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SIR Keir Starmer has come under fire after tearing apart Boris Johnson’s Brexit masterplan, with the Labour Party accused of siding with the EU over the crumbling trade talks.

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Obama on filling Ginsburg’s seat: Apply rules with consistency

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In paying tribute to the service and legacy of Supreme Court Justice Ruth Bader Ginsburg, former President Barack Obama also called on Senate Republicans to wait to fill the seat until after inauguration day.

“Four and a half years ago, when Republicans refused to hold a hearing or an up-or-down vote on Merrick Garland, they invented the principle that the Senate shouldn’t fill an open seat on the Supreme Court before a new president was sworn in,” Obama wrote.

“A basic principle of the law — and of everyday fairness — is that we apply rules with consistency, and not based on what’s convenient or advantageous in the moment.

“The rule of law, the legitimacy of our courts, the fundamental workings of our democracy all depend on that basic principle. As votes are already being cast in this election, Republican Senators are now called to apply that standard,” Obama wrote.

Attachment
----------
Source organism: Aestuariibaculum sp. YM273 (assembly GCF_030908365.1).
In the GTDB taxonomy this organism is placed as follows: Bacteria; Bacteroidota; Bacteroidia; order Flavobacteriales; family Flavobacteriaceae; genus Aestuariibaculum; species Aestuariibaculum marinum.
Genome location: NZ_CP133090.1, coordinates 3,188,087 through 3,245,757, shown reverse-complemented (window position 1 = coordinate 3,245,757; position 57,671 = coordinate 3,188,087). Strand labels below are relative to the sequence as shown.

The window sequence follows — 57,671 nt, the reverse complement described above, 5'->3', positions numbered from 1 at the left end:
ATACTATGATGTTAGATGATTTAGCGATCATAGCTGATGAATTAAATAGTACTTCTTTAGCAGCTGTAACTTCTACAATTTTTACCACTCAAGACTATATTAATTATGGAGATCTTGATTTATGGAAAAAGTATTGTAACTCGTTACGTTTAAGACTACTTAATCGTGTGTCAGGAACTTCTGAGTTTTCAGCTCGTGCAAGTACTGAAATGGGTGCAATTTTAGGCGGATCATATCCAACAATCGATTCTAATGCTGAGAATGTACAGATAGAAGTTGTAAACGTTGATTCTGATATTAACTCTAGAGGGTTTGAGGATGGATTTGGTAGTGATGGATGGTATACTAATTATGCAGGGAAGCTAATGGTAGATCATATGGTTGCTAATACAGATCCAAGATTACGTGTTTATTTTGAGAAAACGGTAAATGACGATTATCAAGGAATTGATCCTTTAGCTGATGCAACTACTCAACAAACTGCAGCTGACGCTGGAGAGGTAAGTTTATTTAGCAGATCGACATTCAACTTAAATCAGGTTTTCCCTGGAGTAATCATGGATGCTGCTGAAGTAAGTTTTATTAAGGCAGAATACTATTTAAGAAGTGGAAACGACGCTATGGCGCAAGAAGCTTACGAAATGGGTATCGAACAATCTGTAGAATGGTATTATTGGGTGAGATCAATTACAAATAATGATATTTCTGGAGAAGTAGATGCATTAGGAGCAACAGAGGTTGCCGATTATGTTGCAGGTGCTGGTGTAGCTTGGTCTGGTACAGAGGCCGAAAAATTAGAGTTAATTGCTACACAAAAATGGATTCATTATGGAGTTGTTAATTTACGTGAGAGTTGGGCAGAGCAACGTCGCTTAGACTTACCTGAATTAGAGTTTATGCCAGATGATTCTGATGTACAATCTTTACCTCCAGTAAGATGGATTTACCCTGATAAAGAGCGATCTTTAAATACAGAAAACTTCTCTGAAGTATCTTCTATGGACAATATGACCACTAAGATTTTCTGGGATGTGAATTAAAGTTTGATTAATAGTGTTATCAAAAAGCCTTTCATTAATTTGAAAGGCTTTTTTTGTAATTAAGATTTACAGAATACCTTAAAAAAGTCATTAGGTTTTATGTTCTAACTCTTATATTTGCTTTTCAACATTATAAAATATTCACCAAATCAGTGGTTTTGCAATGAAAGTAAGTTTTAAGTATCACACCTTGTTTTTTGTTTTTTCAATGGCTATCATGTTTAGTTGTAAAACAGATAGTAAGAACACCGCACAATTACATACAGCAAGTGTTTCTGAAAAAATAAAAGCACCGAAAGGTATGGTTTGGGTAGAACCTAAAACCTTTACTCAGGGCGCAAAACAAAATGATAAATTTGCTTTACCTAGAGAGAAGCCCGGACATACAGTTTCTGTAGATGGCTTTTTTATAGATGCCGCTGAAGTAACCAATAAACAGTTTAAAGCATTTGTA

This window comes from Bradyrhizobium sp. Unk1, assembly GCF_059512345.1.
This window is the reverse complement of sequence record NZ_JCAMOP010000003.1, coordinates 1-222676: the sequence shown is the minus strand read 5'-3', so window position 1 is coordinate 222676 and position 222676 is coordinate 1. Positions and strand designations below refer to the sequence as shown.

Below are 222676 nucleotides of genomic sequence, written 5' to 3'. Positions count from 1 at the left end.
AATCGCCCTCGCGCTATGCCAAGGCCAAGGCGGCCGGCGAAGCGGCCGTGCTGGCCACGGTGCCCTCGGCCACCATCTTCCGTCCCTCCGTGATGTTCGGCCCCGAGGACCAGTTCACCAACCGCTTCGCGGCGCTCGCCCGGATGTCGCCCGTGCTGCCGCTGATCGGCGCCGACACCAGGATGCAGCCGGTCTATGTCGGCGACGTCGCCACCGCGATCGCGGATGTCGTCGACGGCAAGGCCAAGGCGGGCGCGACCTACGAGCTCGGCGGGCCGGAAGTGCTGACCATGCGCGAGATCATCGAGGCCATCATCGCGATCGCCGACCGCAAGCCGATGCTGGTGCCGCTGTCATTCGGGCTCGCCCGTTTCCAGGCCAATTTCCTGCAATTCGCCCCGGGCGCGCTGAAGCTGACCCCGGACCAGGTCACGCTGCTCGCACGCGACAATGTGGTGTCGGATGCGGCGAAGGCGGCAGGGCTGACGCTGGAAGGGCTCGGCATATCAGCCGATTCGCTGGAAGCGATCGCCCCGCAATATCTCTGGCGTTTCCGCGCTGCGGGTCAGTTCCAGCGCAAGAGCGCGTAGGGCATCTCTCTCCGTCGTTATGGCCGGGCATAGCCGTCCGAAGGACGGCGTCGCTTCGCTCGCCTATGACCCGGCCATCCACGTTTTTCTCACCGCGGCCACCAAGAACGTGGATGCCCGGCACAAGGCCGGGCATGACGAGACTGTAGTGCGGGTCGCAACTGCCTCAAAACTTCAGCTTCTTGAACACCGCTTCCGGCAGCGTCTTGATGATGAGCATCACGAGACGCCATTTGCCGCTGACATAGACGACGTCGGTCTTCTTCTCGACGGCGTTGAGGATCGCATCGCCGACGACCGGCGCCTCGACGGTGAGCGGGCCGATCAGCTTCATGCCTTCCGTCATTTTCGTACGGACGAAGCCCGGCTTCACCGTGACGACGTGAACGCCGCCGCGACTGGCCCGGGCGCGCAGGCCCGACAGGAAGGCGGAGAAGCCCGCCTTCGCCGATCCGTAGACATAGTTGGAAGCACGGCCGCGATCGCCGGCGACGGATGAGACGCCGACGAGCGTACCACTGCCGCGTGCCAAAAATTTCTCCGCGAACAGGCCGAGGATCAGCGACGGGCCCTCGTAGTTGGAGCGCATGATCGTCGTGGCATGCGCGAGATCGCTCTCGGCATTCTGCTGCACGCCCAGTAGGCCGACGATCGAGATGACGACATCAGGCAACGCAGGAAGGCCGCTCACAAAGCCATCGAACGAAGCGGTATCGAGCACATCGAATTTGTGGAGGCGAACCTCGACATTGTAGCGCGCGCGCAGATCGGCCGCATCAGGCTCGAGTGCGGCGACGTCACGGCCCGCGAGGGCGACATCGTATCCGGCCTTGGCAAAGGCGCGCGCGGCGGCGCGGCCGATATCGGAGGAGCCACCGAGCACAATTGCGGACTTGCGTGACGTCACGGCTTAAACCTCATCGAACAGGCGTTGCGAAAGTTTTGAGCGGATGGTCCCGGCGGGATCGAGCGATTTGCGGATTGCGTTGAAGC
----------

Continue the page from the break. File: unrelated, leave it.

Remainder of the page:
President Barack Obama greets Supreme Court Justice Ruth Bader Ginsburg before his State of the Union address on Capitol Hill Jan. 24, 2012.Saul Loeb / Pool via Getty Images

Obama called Ginsburg, who died Friday at the age of 87, an inspiration who “fought to the end, through her cancer, with unwavering faith in our democracy and its ideals.”

“But she also left instructions for how she wanted her legacy to be honored,” Obama wrote in a statement, an apparent reference to Ginsburg’s comments, reported by NPR, to her granddaughter that she did not wish to be replaced until a new president is installed.

The questions before the high court, and the ones to come “are too consequential to future generations for courts to be filled through anything less than an unimpeachable process,” the former president said.

Senate Majority Leader Mitch McConnell, R-Kentucky, did not allow a hearing on Obama’s nominee for the high court, Merrick Garland, in 2016.